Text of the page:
U.S. Restaurant Visits Strongest Since Spring 2008
CHICAGO -- Mild winter weather contributed to more frequent consumer visits to restaurants and other foodservice outlets this winter, resulting in a 1-percent increase from the first quarter (January-March) of 2011 to Q1 2012. That marks the strongest rate of traffic gain since the spring of 2008, reported The NPD Group, whose recent foodservice market research report shows that U.S. consumers spent three percent more at commercial foodservice outlets this winter than they did one year ago. More than half of the increase came from increased checks.
Despite the strong winter, traffic growth was confined to the quick service restaurant (QSR) and fine dining/upscale hotel segments, according NPD's CREST, which tracks the foodservice industry based on consumer reporting of over 400,000 visits to commercial and non-commercial foodservice outlets each year.
Visits to QSR locations increased by 2 percent over the same quarter last year; major quick service chains had the strongest traffic growth with a 3-percent increase in traffic; fine dining/upscale hotel restaurants grew traffic by 6 percent; and the midscale/family dining segment struggled, with visits going down by three percent in the first quarter. Additionally, visits to casual dining restaurants were down 2 percent compared to winter 2011, stated NPD.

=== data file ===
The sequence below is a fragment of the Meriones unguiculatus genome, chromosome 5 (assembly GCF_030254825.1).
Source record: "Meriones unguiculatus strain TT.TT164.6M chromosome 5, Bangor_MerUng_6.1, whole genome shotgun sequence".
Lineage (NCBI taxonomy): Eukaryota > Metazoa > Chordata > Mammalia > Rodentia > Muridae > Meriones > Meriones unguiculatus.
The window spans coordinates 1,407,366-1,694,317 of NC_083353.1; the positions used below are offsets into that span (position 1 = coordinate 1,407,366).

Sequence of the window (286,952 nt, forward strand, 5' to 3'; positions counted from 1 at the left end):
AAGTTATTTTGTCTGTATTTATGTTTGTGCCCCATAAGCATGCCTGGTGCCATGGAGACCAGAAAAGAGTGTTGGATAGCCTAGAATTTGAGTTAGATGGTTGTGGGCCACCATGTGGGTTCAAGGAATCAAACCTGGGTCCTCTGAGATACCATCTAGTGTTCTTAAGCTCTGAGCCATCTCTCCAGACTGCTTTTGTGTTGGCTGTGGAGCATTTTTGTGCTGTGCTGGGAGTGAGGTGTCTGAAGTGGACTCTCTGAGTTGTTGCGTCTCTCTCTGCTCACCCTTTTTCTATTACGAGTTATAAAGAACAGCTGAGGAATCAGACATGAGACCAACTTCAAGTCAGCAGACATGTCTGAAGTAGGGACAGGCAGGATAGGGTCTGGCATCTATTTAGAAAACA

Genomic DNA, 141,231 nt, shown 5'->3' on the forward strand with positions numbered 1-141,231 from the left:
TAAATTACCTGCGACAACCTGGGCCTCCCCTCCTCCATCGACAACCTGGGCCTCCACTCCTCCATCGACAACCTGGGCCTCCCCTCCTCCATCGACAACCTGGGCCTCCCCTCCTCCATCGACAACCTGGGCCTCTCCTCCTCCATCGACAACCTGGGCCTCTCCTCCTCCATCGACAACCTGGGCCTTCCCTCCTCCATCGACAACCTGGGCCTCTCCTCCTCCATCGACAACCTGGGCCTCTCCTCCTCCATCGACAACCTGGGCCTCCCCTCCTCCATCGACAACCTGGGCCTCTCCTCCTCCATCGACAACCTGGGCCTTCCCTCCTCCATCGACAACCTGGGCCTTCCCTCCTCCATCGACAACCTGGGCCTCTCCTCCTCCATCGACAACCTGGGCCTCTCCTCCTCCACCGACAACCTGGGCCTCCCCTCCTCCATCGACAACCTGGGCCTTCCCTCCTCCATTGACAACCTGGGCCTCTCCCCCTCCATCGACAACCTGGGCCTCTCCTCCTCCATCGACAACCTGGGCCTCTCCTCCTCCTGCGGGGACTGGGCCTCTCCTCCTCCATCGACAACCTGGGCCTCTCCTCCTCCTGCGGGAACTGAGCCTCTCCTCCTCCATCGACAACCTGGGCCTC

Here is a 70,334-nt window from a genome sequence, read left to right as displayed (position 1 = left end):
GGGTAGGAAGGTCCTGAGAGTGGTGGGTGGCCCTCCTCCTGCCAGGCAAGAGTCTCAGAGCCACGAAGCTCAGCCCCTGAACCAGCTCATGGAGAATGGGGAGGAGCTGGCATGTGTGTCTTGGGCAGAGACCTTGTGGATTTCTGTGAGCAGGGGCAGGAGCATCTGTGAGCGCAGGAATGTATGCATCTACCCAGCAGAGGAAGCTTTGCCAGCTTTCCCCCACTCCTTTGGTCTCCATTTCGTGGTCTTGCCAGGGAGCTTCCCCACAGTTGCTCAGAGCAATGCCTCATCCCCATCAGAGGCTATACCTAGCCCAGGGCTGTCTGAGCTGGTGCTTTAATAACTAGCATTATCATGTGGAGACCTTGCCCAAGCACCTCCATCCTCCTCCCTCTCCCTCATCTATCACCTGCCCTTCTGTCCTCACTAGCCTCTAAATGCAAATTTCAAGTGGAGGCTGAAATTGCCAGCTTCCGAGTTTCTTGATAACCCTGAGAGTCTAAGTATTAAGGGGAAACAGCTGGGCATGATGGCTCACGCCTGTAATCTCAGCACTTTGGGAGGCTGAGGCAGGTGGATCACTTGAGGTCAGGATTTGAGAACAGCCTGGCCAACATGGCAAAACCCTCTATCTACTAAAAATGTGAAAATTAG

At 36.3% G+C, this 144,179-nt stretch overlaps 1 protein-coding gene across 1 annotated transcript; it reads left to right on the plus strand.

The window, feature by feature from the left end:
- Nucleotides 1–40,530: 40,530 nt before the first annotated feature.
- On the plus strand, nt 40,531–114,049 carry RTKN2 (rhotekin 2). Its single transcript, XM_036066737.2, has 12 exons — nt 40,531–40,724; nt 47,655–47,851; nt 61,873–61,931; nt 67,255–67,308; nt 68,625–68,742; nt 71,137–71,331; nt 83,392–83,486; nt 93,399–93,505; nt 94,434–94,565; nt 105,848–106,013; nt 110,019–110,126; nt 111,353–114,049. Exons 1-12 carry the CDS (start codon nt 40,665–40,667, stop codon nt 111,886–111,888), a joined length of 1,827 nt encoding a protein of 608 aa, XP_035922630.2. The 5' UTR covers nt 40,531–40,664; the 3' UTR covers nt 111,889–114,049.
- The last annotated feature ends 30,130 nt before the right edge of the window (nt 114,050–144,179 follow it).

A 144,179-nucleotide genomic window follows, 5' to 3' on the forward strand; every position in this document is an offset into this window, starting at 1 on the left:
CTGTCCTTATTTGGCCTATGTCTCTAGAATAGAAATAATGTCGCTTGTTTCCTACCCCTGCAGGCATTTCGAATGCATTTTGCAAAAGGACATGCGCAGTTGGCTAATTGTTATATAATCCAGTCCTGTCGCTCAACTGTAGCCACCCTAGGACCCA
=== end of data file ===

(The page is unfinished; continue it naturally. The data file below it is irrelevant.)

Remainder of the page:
The morning meal daypart outpaced industry traffic by increasing visits 3 percent compared to one year ago, while lunch and dinner have held steady versus a year previously for the last two quarters. Visits during afternoon snack time increased by 1 percent. The quick-service segment grew during every daypart, with the strongest growth at the morning meal.
"Thanks to unusually mild weather, winter 2012 was a bright spot for the foodservice industry; however, the economic environment will continue to be a challenge for the sector," says Bonnie Riggs, NPD restaurant industry analyst. "We forecast a slowdown in traffic growth for the balance of 2012 as the country continues its slow economic recovery."